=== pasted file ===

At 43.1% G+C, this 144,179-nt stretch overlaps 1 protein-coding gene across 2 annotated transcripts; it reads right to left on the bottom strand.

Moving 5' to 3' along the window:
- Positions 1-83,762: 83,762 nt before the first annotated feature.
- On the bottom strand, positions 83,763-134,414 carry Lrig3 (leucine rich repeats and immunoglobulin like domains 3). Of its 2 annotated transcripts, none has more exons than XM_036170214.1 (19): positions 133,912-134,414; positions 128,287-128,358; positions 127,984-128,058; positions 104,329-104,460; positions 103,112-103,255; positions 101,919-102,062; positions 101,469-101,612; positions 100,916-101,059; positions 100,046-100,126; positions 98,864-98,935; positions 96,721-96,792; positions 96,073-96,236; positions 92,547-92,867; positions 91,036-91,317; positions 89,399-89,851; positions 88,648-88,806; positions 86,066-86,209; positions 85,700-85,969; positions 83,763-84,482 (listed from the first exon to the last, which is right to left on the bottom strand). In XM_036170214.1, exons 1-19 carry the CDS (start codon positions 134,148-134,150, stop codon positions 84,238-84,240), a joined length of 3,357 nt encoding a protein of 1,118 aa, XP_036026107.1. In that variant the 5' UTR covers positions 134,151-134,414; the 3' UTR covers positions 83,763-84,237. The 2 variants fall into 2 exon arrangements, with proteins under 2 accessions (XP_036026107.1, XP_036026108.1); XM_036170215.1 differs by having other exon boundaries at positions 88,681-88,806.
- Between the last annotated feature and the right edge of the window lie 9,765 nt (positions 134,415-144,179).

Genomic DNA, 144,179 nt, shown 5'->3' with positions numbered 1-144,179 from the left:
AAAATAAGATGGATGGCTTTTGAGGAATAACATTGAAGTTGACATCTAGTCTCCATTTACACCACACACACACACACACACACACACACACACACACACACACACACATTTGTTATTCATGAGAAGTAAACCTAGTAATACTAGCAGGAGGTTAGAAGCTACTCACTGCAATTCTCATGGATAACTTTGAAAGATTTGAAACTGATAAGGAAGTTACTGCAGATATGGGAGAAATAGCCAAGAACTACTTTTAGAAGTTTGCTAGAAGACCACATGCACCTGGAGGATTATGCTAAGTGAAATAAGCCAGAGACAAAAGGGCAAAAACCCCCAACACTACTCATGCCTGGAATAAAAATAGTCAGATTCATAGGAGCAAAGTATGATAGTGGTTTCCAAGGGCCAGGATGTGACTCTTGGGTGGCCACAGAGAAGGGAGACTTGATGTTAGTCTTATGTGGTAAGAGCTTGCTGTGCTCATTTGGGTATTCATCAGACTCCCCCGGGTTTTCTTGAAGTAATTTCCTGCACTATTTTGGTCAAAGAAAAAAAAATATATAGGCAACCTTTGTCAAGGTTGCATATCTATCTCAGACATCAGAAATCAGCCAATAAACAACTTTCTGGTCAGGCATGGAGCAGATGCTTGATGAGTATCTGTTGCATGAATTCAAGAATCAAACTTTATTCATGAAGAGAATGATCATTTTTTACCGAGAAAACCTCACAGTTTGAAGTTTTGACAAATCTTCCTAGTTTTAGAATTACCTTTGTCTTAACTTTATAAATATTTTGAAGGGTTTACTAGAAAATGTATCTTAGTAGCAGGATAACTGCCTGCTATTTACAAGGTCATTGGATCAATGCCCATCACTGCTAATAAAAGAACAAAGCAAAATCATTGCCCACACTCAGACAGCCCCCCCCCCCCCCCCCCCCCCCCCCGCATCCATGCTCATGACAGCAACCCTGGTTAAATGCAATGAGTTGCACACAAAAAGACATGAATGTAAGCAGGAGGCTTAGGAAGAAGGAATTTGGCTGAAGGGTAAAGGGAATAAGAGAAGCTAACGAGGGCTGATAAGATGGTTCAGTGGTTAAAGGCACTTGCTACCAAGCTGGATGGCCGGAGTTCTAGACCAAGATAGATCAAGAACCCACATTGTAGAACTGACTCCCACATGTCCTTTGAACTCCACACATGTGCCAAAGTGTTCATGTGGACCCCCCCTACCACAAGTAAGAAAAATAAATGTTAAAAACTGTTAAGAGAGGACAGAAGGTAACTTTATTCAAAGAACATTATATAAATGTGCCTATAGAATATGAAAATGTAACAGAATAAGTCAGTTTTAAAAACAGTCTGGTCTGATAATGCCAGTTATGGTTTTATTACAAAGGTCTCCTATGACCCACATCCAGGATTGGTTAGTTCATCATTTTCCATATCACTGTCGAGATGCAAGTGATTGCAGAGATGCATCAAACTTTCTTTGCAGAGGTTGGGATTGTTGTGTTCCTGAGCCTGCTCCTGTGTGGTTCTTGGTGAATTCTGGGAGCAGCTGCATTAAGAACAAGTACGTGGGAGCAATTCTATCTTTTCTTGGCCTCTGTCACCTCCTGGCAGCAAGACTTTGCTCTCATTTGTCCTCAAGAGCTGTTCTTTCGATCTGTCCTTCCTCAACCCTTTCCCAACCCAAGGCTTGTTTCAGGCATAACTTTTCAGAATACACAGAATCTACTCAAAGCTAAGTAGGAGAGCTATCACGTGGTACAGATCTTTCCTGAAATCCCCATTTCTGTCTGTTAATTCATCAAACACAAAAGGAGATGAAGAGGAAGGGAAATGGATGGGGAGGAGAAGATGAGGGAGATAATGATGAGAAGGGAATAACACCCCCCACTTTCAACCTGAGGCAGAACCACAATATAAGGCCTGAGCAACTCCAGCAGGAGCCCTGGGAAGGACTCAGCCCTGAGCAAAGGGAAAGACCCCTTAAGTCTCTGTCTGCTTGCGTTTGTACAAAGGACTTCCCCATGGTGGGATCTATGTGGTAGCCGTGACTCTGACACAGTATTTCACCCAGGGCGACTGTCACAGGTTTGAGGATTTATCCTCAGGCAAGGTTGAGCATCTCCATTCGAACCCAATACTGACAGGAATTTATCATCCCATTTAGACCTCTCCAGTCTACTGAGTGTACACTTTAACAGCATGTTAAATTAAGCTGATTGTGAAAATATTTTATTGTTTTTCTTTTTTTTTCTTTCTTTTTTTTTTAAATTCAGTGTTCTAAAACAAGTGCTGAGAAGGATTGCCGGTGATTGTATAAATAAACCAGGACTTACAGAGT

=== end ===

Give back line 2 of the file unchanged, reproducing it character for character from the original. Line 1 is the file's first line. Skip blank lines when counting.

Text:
Moving 5' to 3' along the window: